Special Issue "The Implications of Nonlinear, Complex System Behaviour for Managing Changing Climate Risk"

A special issue of Atmosphere (ISSN 2073-4433). This special issue belongs to the section "Climatology and Meteorology".

Deadline for manuscript submissions: closed (30 June 2018)

Special Issue Editor

Guest Editor
Prof. Dr. Roger Jones

Victoria Institute of Strategic Economic Studies (VISES), Victoria University, Melbourne, Victoria 8001, Australia
Website | E-Mail
Interests: catchment and integrated urban water management; climate change risk management; climate impact assessment and adaptation; complex systems science; decision support; ecological and institutional economics; integrated modelling approaches and transdisciplinary research; urban ecology

Special Issue Information

Dear Colleagues,

There are two schools of thought about how the climate changes under increasing greenhouse gases. One school considers that the forced component and internal variability are independent, with externally-forced atmospheric warming being gradual, surrounded by the uncertainty of (nonlinear) climate variability.

The other school of thought considers that added warming enhances climate variability, which, over decadal time scales, is fundamentally nonlinear. These nonlinearities are associated with step-like changes in steady state climate regimes. Under increased forcing, the nonlinear behaviour associated with climate variability would be enhanced, leading to more frequent regime changes. These would likely manifest on regional scales, even though, under sustained forcing, global warming is expected to follow a complex trend.

With the IPCC Sixth Assessment Report in its early stages, there is a very limited literature on managing the risk of nonlinear climate change on decadal timescales, yet nonlinear change poses a much greater risk than gradual change. If climate change on decision-making timescales proves to be fundamentally nonlinear, there will be a substantial gap in the assessment. This special issue invites submissions on all aspects of the implications of nonlinear climate change for risk management, from theory through to practice.

Prof. Dr. Roger Jones
Guest Editor

Manuscript Submission Information

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Please visit the Instructions for Authors page before submitting a manuscript. The Article Processing Charge (APC) for publication in this open access journal is 1400 CHF (Swiss Francs). Submitted papers should be well formatted and use good English. Authors may use MDPI's English editing service prior to publication or during author revisions.

Keywords

  • climate risk assessment
  • decadal climate variability
  • climate change
  • regime change
  • complex system behaviour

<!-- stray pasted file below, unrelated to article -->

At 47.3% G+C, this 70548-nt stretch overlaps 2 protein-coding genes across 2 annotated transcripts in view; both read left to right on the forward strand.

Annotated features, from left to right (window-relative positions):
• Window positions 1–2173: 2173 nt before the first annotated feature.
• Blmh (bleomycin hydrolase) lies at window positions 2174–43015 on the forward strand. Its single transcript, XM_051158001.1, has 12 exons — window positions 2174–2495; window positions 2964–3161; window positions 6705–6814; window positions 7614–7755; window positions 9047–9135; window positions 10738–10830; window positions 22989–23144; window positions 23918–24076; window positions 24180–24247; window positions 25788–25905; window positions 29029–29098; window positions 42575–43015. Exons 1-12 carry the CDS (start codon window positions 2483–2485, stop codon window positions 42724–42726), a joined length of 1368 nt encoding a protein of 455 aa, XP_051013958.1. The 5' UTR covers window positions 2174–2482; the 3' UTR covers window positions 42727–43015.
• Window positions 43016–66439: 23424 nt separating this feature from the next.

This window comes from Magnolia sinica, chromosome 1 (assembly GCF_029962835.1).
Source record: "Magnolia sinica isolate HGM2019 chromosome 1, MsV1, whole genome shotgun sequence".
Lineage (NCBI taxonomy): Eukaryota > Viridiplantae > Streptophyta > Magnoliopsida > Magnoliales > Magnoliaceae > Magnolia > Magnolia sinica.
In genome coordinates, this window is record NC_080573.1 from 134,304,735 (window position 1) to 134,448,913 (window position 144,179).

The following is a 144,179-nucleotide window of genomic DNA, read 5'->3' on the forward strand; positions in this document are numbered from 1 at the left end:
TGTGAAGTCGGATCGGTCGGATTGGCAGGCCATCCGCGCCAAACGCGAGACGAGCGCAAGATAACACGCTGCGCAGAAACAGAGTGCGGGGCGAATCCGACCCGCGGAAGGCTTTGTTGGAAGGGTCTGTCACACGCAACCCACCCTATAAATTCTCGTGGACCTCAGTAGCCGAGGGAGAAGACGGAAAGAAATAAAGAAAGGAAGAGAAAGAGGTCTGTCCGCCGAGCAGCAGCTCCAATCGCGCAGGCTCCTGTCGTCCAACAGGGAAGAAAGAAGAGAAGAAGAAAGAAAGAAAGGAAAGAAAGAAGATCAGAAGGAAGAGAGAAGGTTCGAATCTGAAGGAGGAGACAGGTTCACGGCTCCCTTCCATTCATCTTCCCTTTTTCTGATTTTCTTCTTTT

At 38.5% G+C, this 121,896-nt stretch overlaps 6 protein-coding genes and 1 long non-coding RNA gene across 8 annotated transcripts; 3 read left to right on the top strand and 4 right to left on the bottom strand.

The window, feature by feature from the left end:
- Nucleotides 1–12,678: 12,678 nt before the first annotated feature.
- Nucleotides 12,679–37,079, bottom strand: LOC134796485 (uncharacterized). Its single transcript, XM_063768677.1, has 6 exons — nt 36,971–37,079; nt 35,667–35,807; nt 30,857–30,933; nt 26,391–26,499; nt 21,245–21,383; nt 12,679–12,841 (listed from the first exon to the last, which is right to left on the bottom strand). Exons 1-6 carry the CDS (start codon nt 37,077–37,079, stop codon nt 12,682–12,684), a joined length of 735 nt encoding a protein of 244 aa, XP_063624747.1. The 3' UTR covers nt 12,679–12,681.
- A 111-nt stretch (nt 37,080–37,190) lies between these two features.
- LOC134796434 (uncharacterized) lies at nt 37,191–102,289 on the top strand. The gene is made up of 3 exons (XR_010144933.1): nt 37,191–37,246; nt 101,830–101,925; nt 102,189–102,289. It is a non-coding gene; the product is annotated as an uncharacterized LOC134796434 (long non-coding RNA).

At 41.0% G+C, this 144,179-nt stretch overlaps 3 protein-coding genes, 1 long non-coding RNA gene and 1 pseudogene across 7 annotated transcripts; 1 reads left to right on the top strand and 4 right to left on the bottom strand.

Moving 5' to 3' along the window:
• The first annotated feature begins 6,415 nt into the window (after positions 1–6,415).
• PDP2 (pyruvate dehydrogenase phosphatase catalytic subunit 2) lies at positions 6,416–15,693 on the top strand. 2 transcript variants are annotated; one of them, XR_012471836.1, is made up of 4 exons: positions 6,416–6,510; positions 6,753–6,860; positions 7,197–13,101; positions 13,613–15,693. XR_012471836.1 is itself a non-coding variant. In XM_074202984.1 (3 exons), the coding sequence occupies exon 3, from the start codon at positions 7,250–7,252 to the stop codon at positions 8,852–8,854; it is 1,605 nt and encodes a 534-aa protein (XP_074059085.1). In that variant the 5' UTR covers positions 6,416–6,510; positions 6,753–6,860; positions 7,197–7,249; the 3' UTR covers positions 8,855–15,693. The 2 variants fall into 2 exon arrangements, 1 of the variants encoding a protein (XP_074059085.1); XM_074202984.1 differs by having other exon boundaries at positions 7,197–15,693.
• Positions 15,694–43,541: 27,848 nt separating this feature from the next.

Published Papers (1 paper)

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Research

Open AccessArticle Analysis of Drought Vulnerability Characteristics and Risk Assessment Based on Information Distribution and Diffusion in Southwest China
Atmosphere 2018, 9(7), 239; https://doi.org/10.3390/atmos9070239
Received: 5 April 2018 / Revised: 17 June 2018 / Accepted: 18 June 2018 / Published: 22 June 2018
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Abstract
Drought vulnerability characteristics and risk assessment form the basis of drought risk management. In this study, the standardized precipitation index (SPI) and drought damage rates (DDR) were combined to analyze drought vulnerability characteristics and drought risk in Southwest China (SC). The information distribution
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Drought vulnerability characteristics and risk assessment form the basis of drought risk management. In this study, the standardized precipitation index (SPI) and drought damage rates (DDR) were combined to analyze drought vulnerability characteristics and drought risk in Southwest China (SC). The information distribution method was applied to estimate the probability density of the drought strength (DS) and the two-dimensional normal information diffusion method was used to construct the vulnerability relationships between DS and drought damage (DD). The risk was then evaluated by combining the probability function of the DS and the DD vulnerability curve. The results showed that the relationship between the DS and the DD was nonlinear in SC and its provinces. With the increase in DS, the degree of DD increased gradually, stabilized, or decreased toward the end. However, the vulnerability characteristics of the different provinces varied widely due to multiple risk-bearing bodies and abilities to resist disasters. The risk values obtained across the range of time scales of the SPI were not significantly different. The yielding probabilities will be reduced for the crop area by 10%, 30%, and 70% due to drought. Compared to a normal year in SC, the probability values were 16.04%, 10.29%, and 2.70%, respectively. These results have the potential to provide a reference for agricultural production and drought risk management. Full article
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